Gear up for Poetry Month: part 1

April is Poetry Month!  If you’re like me, you have good intentions, and then April just creeps up on you and you don’t give poetry the time it deserves in the spotlight.  Maybe I can help over the next few posts with some ideas.

One kind of poem you might like to try is called the “Fib.” I learned about it last year at about this time from Greg Pincus over at Gotta Book.  Though he didn’t create it as a poetic form he coined the term “Fib” poem because it’s based on the Fibonacci sequence of numbers.

The poem is six lines long, with a total of 20 syllables, in this order:  1,  1,  2,  3,  5,  8.  Like haiku, it’s short and sweet!  I tried it with third graders and it worked well.

You can read what the Poetry Foundation has to say about it and how its popularity exploded due to Pincus here.

Below are two I wrote rather quickly. The first is about my after-school beverage of choice, and the second is about my cat.  Enjoy, and give these a try with your kiddos!

Tea

Hot,

Soothing,

Calms my nerves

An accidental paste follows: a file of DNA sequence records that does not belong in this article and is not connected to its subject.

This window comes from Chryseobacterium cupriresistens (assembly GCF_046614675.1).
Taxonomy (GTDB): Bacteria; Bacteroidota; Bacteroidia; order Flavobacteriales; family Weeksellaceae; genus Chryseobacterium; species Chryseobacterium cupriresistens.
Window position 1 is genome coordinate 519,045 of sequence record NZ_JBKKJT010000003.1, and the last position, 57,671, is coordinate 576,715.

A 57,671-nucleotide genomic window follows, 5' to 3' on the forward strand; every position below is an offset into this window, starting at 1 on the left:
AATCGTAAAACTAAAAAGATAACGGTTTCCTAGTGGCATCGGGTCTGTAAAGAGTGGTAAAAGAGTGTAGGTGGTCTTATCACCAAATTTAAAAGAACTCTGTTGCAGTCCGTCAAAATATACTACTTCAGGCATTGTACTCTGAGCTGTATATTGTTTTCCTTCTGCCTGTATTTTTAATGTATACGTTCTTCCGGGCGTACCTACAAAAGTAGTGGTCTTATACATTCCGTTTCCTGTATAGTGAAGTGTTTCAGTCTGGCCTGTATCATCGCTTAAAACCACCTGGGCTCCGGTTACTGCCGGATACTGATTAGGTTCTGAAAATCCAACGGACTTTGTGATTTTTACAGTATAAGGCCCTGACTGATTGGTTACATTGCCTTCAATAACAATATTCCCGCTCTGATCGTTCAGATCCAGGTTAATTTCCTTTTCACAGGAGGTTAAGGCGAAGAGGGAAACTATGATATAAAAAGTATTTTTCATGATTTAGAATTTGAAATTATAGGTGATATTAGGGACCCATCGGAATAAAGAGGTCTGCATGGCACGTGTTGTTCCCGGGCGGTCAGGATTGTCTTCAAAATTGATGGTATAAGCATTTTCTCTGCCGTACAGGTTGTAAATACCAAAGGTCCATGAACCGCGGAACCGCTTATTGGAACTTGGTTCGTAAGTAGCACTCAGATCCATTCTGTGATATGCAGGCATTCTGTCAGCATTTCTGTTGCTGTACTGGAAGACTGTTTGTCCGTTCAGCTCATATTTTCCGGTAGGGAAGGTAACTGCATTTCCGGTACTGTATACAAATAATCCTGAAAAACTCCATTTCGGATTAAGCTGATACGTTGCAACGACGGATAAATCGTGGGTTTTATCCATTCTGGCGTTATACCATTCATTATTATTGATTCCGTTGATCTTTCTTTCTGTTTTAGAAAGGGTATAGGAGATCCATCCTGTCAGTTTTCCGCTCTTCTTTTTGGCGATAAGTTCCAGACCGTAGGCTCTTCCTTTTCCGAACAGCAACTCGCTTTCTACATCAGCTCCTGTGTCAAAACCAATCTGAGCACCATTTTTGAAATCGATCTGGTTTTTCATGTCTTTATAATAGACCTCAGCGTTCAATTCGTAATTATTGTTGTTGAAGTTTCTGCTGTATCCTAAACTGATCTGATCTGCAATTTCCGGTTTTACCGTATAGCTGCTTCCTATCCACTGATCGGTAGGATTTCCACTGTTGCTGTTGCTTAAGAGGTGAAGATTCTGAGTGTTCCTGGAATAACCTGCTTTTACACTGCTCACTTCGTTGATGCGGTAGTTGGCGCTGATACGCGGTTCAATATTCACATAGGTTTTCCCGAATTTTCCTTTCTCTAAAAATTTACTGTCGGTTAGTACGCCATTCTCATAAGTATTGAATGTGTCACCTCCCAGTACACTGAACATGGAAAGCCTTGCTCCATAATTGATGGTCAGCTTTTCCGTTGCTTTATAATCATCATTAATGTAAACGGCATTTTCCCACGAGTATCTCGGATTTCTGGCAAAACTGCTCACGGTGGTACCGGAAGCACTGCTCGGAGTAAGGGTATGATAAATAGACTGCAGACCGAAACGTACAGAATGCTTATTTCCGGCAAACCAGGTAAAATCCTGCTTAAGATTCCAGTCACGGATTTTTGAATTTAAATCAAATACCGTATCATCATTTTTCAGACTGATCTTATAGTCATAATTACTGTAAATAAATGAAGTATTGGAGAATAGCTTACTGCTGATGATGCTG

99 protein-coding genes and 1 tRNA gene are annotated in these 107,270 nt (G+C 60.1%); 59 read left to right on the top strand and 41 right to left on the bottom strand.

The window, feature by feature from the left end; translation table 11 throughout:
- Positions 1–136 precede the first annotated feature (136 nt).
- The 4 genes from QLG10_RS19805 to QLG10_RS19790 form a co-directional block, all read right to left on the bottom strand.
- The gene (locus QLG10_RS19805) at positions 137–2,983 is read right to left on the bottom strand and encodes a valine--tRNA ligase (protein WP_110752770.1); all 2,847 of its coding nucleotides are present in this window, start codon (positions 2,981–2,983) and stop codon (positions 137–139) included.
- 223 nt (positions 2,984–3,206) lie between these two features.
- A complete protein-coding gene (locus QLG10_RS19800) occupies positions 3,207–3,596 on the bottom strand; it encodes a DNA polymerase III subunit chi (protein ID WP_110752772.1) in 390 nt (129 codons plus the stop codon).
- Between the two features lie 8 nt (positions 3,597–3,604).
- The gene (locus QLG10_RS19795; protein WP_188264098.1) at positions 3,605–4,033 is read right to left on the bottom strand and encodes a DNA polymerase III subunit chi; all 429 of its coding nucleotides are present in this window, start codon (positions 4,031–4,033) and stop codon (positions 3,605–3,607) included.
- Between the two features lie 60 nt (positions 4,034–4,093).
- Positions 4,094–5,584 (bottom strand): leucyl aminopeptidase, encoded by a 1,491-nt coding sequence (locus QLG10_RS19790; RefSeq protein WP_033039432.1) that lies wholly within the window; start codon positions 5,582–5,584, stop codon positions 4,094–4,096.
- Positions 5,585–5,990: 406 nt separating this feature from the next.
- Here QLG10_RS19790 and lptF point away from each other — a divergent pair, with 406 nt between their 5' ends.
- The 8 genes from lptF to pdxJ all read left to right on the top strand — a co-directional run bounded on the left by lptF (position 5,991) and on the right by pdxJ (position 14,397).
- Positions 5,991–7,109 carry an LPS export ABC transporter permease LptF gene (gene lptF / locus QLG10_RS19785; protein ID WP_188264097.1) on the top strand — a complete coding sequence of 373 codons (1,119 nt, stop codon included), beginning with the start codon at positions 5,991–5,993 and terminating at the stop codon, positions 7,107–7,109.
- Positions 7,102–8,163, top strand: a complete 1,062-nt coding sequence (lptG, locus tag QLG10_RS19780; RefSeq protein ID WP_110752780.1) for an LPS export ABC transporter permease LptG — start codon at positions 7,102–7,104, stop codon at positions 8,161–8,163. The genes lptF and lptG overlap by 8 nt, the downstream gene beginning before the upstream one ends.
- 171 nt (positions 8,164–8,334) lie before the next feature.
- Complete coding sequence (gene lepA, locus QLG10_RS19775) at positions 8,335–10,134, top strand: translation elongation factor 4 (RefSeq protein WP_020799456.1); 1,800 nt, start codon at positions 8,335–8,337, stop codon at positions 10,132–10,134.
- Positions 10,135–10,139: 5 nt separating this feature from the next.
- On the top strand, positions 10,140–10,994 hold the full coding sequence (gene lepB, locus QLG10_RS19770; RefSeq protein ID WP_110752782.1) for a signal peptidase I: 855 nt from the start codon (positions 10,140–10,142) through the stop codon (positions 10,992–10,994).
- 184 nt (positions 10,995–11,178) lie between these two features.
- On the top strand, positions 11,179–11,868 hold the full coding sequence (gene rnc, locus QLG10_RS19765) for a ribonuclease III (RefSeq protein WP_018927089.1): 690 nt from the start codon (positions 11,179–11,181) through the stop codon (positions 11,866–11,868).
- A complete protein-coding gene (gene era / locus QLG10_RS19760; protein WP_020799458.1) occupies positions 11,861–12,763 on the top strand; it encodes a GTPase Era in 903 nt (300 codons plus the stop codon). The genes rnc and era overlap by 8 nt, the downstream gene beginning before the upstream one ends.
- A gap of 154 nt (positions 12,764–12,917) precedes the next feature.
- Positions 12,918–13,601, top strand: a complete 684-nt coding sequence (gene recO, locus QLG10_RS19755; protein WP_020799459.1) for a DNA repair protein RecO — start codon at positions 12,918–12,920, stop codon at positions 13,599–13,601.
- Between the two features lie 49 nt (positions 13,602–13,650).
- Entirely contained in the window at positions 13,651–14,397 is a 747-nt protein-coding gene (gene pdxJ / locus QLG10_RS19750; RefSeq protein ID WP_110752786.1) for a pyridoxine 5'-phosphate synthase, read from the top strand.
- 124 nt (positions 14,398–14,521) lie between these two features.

With steaming goodness.

Black, white, green, herbal—take your pick!

Black

Cat

Kermit

Mellow now

Chase a mouse? Not him!

He’d rather snooze and snooze and snooze.

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Book Spine Poem 1 and 2

Below are my first two attempts at responding to Travis Jonker’s book spine poetry challenge for April.  It’s been great fun thinking about this and working on it with my oldest students (third graders).  Give it a go!

And, for quite a different take on a week:

Poetry: it’s all in the spine!

Poetry, Mosaic Ceiling (Washington, DC)photo © 2010 takomabibelot | more info (via: Wylio)
Here’s a great idea from Travis Jonker, elementary librarian over at 100 Scope Notes.  With the start of National Poetry Month just a few weeks away, why not look for the poetry in the book titles around you?

Literally, look at the words on the spine to build a poem called a cento.  You can read the background and see samples here.  I had so much fun thinking about this one as I lay on my couch resting after my second (yep—next year I’m getting the shot!) round of the flu.  I’m going to turn some third graders loose in the stacks and see what happens.  If we get some good results I think it would be great material for an April bulletin board, and I’ll post on my library webpage.

Let me know if you try this, and don’t forget to send Travis some samples!